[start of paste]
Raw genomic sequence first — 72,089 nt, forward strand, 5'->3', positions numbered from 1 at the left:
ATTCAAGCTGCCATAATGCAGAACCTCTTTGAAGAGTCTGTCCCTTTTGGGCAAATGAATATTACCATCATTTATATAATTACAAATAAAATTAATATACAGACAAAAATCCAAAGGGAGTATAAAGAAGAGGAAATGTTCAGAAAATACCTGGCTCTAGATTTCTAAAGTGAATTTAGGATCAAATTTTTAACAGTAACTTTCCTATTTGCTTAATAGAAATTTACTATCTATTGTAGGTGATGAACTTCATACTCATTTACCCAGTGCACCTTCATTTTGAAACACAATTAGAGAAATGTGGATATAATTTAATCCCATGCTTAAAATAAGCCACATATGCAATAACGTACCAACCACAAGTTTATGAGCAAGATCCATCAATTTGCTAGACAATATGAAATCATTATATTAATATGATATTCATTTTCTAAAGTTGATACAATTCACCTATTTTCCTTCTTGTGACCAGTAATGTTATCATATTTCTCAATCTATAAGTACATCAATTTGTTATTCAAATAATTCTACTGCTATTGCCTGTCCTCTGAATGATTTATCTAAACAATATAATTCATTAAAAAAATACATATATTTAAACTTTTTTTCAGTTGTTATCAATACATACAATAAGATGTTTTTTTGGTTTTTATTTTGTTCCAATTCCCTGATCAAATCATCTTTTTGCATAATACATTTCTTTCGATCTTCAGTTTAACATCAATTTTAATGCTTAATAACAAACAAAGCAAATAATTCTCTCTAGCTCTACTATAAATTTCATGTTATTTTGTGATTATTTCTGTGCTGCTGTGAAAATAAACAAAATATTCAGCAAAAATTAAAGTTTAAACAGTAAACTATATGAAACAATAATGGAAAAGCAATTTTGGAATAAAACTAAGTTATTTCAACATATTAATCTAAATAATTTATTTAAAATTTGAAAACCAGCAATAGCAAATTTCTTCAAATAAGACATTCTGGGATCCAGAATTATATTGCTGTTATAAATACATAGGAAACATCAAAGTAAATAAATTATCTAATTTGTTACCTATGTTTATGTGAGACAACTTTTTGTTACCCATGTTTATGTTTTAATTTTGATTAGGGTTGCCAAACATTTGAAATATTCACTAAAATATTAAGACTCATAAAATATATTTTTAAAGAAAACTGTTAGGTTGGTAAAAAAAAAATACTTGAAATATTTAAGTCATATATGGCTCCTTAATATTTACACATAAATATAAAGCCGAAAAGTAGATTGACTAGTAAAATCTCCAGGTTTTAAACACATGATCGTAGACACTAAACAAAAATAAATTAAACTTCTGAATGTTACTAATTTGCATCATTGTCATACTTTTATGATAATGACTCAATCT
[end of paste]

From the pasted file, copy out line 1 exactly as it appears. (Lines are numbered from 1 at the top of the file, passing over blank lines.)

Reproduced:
Raw genomic sequence first — 72,089 nt, forward strand, 5'->3', positions numbered from 1 at the left: